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Building a Social Network: Legal Concerns – There are Plenty!

Legal Concerns – A Summary

I’m going to take a couple of steps backwards to explain a certain necessary evil. With websites and social networks in particular there are a lot of legal issues that should be addressed. When I say necessary evil what I really mean is attorneys. They have what you need and without them you’ll be lost. Sure, you could sign up for a website and steal their legal documents, alter them a bit, but then pose the risk for being sued for copyright infringement. This isn’t the only legal risk websites create for their owners; there are countless others.

Before you even think about starting work on the project you need to have access to two very important documents. The first is known as an NDA (Non-Disclosure Agreement) which needs to be signed by anyone you decide to discuss the details of your idea with.

This document makes it illegal for the parties involved to disclose any of the information discussed with any third parties and also protects you against them using your idea or information you provided them on their own. After you’ve found the developer you want to work with the second document is known as a WDA (Web Developing Agreement). In a roundabout way this document lays down the law for what is acceptable use of information, timelines, what’s required for completion, etc… As an example in the WDA I used, it restricts the use of any of the code in future projects and it also requires the developer to hand over all materials involved with the project. I’ll be honest with you, when I read the document over I put myself in the shoes of the developer and it damn near made me tear up.

So you found the developer you’re going to work with, so what other legal issues do you need to be aware of? Don’t worry, there is plenty more to stress about. If you are building a social network you have to worry about several areas. First, age requirements, thirteen and under require explicit parental approval and require a ton of additional measures to make sure the children aren’t presented with inappropriate content. The best policy is to restrict users by requiring them to be at least fourteen years old. This will be one less thing to worry about and don’t worry; they will be fourteen at some point. Another concern is copyright issues pertaining to the content of your website which includes the content added by the users. There is a document called “the prohibited content guidelines” which explains in detail what users are legally allowed to add to the website. By presenting this document, you will release liability from yourself and pass it on to the individual users. However, this doesn’t mean you’re off the hook. You are required by law or more specifically DMCA (Digital Millennium Copyright Act) to promptly remove any content that is infringing on another entities intellectual property when a verified entity requests you to do so. The other required documents are the website “terms of use” and “privacy policy.” The purpose of the terms of use document is to explain to the users the purpose of the website as well as what they are allowed to use the website for, and it definitely highlights the restrictions as well. The privacy policy is in place to inform the users how your website will treat their personal information. As an example, a responsible website will not share user’s information with third parties unless it is something that directly correlates with the operation of the website. An example of this would be online advertising; user’s information is shared with companies like Google so more targeted ads can be placed in front of them. An example of an unethical website would be one that sells users’ email addresses to spam companies. The scary thing is you will always have to keep your guard up; lawsuits can surface even on the most legally responsible websites.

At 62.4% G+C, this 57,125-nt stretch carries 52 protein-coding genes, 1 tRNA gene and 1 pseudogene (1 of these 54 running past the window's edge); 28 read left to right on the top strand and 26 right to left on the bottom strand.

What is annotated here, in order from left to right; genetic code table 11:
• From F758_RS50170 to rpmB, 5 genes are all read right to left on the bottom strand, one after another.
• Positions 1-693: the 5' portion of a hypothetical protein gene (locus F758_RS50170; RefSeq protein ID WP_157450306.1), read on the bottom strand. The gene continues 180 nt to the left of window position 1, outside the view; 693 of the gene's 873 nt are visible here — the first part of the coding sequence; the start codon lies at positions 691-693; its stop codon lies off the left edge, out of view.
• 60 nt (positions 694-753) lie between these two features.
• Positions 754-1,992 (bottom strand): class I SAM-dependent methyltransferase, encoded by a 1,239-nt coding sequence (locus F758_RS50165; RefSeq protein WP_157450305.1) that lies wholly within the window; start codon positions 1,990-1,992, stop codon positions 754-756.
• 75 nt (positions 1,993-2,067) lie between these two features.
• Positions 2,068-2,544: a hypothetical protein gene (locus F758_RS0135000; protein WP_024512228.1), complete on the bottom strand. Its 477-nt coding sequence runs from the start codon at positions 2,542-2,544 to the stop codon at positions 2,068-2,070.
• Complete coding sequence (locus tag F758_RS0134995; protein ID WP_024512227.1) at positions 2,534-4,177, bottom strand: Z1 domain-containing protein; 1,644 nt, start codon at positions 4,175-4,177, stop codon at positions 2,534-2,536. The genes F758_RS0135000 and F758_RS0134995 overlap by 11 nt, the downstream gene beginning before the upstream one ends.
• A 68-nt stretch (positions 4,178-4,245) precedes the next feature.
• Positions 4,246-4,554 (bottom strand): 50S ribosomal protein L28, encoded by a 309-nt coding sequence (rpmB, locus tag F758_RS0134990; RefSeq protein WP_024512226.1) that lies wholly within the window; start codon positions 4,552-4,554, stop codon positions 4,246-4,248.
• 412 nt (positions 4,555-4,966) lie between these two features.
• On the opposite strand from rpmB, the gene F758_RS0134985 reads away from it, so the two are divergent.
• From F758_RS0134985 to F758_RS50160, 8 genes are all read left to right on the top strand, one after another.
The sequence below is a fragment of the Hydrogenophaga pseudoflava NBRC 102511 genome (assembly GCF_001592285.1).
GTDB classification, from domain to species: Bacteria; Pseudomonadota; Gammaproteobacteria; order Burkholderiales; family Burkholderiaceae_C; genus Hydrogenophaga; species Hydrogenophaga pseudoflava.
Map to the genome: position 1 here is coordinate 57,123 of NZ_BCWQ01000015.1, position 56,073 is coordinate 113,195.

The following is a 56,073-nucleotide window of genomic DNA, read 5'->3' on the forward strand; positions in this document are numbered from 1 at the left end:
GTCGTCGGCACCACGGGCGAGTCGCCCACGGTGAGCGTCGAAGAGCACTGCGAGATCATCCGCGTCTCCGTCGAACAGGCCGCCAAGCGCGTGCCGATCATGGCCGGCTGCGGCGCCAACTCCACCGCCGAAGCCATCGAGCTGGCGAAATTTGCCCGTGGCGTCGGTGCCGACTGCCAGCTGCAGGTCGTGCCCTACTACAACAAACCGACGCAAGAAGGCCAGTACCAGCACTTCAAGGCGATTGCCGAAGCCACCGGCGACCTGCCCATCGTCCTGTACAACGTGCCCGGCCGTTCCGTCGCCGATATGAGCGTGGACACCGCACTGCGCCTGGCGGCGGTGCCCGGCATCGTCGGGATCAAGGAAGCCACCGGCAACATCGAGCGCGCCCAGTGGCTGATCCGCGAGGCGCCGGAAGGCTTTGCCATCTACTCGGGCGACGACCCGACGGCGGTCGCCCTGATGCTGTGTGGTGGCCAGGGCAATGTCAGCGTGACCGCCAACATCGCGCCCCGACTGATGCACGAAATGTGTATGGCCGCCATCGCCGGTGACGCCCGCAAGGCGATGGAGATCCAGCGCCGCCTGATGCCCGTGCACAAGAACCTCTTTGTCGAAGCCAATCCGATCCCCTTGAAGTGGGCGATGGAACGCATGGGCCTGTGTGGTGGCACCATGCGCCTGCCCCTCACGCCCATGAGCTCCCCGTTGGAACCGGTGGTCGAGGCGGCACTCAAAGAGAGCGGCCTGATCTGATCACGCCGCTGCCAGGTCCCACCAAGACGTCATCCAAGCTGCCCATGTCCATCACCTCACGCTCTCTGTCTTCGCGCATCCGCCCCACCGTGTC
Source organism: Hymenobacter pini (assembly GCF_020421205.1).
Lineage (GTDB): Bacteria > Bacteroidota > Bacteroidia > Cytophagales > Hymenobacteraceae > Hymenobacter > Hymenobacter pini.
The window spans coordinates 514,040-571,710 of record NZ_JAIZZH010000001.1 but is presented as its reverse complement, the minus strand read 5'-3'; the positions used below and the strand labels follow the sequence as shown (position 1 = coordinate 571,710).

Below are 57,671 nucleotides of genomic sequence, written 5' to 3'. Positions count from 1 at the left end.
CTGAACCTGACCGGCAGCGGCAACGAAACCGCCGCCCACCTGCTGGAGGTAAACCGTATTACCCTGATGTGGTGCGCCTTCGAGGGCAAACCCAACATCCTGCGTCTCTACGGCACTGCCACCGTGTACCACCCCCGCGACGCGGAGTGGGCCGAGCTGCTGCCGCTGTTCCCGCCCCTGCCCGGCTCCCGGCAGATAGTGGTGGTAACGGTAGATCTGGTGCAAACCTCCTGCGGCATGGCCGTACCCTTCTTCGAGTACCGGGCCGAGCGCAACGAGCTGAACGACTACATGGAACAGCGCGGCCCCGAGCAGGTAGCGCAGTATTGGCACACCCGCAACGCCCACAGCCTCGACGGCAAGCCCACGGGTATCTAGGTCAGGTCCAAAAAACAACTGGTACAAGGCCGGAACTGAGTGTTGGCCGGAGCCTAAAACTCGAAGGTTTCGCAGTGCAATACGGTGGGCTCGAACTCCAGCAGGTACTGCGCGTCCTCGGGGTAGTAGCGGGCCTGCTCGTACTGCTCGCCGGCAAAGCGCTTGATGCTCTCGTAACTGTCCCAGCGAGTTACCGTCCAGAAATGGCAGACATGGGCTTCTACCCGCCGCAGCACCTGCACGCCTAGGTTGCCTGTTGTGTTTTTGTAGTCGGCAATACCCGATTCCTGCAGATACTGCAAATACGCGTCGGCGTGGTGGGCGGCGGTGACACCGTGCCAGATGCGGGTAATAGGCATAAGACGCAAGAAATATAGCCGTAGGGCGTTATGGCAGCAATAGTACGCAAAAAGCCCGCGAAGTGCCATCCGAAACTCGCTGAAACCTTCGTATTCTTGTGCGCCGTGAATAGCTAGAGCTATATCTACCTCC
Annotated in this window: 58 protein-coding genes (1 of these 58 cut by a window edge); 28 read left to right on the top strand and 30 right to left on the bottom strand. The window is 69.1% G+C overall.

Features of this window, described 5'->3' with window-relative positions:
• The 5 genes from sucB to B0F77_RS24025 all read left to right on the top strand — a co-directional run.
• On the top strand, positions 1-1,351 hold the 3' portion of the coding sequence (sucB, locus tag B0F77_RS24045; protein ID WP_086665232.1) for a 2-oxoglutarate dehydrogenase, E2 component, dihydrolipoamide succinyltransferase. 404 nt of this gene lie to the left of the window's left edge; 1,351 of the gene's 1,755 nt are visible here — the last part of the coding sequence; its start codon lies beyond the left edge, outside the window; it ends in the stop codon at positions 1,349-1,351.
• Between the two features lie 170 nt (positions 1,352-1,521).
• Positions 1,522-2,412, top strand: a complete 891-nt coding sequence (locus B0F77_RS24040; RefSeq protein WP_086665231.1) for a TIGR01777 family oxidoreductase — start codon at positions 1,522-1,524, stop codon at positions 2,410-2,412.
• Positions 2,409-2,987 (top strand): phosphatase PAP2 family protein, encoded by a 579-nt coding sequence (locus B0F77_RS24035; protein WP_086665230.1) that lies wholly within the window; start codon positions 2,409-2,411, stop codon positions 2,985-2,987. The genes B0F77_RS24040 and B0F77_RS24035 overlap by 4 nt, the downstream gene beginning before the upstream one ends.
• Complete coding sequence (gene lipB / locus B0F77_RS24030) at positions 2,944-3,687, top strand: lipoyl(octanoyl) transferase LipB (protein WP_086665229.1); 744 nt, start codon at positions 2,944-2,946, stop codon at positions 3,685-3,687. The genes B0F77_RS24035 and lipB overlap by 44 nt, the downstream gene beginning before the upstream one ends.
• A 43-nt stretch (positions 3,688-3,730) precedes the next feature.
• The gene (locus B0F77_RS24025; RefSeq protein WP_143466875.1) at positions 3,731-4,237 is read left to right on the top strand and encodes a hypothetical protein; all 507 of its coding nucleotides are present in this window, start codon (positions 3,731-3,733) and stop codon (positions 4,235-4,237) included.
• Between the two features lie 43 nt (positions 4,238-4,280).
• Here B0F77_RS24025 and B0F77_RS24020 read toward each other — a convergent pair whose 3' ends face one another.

Be very careful when deciding who will design the website for you, because my first effort did not go so well. I was up front with my budget and the requirements for the job and the initial quote was something I was happy to work with. However, when it came down to putting things on paper the story had a different ending. They were willing to provide me with a stripped down website with very few features. This is a perfect example of why an NDA is so important and making sure anyone you speak to about your idea has signed one.

3 Responses to “Building a Social Network: Legal Concerns – There are Plenty!”

  1. Hey Ryan, Just checking out your site.

    Posted on by: I E REVIEWS
  2. Thanks for taking the time.

    Posted on by: bigkazzyry
  3. […] This isn’t the only legal risk websites create for their owners; there are countless others. Read the rest… (link to No Comments, Comment or […]

    Posted on by: Building a Social Network: Legal Concerns - There are Plenty!

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